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Is There High-Level Causation?

Fenton-Glynn, L; (2017) Is There High-Level Causation? Ergo , 4 , Article 30. 10.3998/ergo.12405314.0004.030. Green open access

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Abstract

The discovery of causal relations seems a central activity of the high-level sciences, including the special sciences and certain branches of macrophysics. Those same sciences are less successful in formulating exceptionless laws. If causation must be underwritten by exceptionless laws, we are faced with a puzzle. Attempts have been made to dissolve this puzzle by showing that non-exceptionless generalizations can underwrite causal relations. The trouble is that many of these attempts fail to distinguish between two importantly different types of exception of which high-level scientific generalizations admit. Roughly speaking, one is where the values of high-level variables not represented in the generalization are abnormal: call these 'background factor' (bf) exceptions. For example, the Ideal Gas Law (IGL) may be significantly violated by a gas if a strong electric current is passed through it. Another is where the high-level states that are represented by variables in the generalization are realized in certain abnormal ways: call these 'mr exceptions' (exceptions having to do with the multiple realizability of high-level states). For example, the pressure of a gas may not be proportional to its temperature and volume in the way that the IGL describes if the initial macrostate of the gas is realized in a certain unusual microphysical way. While existing attempts to show that non-exceptionless generalizations can underwrite causal relations tend to work well where the generalization admits only of bf exceptions, they work less well when the generalizations in question admit—as most high-level scientific generalizations do—of mr exceptions. I argue that the best prospect for resolving the apparent problem posed by mr exceptions is to regard the generalizations which admit of them as approximations to probabilistic generalizations which don't, and which are themselves able to support relations of probabilistic causation.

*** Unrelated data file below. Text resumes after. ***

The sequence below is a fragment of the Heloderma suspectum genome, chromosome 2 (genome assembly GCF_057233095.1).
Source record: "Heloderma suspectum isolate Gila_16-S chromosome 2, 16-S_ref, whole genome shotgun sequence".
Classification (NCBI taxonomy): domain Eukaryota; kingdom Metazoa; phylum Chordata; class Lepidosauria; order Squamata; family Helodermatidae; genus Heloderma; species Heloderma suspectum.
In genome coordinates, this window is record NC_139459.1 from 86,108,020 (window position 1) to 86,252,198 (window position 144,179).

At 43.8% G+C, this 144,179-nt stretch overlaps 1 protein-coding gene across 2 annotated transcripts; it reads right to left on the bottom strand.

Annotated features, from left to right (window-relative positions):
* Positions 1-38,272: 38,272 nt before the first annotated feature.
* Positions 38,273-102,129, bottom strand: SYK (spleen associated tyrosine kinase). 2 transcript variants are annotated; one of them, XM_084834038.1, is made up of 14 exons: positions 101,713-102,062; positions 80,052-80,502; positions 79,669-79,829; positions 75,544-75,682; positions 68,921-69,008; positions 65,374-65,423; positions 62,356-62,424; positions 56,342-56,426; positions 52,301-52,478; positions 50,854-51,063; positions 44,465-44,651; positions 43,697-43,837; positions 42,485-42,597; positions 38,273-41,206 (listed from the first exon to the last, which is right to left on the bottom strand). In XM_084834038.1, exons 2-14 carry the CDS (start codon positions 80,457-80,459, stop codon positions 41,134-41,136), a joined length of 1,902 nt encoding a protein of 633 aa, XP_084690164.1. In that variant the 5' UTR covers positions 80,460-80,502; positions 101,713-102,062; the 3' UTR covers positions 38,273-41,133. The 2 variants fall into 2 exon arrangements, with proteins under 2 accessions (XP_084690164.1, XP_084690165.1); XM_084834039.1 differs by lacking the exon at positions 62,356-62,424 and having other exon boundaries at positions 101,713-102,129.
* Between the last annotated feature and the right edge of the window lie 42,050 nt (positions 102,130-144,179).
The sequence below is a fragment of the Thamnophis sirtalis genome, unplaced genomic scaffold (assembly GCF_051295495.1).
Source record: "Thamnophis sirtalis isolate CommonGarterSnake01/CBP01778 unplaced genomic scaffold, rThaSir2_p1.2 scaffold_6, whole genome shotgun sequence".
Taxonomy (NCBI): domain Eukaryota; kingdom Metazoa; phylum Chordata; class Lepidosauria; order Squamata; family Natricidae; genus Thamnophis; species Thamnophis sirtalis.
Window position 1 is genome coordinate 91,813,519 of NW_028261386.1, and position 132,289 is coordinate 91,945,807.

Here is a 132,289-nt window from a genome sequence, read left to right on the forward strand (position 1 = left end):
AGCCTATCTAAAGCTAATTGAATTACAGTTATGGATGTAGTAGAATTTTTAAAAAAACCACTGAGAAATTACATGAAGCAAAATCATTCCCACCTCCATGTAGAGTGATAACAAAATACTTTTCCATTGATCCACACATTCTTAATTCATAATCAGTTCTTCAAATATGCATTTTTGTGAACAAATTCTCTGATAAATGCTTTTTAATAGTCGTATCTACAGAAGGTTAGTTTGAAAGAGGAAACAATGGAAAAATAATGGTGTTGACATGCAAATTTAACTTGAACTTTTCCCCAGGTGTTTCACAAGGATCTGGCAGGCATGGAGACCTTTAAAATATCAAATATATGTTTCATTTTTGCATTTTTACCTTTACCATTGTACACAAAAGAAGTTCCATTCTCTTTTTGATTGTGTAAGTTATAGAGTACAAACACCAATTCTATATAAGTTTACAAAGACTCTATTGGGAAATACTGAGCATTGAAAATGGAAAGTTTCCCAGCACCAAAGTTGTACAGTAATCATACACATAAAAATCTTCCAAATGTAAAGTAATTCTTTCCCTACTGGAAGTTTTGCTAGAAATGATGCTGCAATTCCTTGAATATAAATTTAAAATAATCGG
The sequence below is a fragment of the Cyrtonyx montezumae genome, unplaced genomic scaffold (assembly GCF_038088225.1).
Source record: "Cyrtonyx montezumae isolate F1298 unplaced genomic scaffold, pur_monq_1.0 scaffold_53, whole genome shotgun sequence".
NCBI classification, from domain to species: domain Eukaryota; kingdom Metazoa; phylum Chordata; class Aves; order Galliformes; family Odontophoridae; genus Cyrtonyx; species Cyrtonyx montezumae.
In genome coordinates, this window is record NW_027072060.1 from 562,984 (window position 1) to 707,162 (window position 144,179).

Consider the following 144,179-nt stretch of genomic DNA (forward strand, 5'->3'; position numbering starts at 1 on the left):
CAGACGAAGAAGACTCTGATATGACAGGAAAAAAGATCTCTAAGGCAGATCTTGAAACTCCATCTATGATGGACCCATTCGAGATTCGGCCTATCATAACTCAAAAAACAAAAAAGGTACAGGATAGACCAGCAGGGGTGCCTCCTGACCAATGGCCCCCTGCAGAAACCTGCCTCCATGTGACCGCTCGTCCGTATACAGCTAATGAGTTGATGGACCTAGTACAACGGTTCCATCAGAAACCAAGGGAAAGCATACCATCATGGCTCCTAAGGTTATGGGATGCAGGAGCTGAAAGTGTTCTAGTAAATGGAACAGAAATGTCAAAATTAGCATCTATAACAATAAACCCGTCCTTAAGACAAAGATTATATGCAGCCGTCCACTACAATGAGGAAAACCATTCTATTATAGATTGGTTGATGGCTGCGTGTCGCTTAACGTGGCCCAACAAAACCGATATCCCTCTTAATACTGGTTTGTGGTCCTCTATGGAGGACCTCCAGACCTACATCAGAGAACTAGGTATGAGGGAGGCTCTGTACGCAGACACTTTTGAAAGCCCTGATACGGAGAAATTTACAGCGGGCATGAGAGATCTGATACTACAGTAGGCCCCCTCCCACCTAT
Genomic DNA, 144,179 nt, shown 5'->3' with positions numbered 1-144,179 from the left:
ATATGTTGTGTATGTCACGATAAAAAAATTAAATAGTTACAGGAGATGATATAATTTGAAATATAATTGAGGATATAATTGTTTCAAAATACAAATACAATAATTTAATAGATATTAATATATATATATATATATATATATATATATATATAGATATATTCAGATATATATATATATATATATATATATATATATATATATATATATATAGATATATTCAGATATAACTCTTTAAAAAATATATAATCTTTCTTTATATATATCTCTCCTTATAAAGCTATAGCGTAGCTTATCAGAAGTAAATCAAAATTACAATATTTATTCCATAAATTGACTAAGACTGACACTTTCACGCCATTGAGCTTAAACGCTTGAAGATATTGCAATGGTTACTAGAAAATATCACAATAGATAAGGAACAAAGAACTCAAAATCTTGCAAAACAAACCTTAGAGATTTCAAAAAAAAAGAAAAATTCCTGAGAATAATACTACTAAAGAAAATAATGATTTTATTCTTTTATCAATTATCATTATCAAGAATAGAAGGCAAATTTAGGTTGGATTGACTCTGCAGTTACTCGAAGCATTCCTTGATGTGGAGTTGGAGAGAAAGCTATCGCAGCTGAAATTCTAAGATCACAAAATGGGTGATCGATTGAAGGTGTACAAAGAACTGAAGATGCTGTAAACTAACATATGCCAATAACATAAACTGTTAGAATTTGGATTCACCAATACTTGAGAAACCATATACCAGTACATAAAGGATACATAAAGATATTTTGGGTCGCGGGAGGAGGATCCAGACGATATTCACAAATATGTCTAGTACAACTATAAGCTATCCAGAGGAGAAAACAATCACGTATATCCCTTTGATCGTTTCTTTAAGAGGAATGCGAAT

Type: Article
Title: Is There High-Level Causation?
Open access status: An open access version is available from UCL Discovery
DOI: 10.3998/ergo.12405314.0004.030
Publisher version: http://dx.doi.org/10.3998/ergo.12405314.0004.030
Language: English
Additional information: This is an Open Access article published under a Creative Commons Attribution-NonCommercial-NoDerivs 3.0 Unported (CC BY-NC-ND 3.0) Licence (https://creativecommons.org/licenses/by-nc-nd/3.0/).
UCL classification: UCL
UCL > Provost and Vice Provost Offices
UCL > Provost and Vice Provost Offices > UCL SLASH
UCL > Provost and Vice Provost Offices > UCL SLASH > Faculty of Arts and Humanities
UCL > Provost and Vice Provost Offices > UCL SLASH > Faculty of Arts and Humanities > Dept of Philosophy
URI: https://discovery.ucl.ac.uk/id/eprint/10026155
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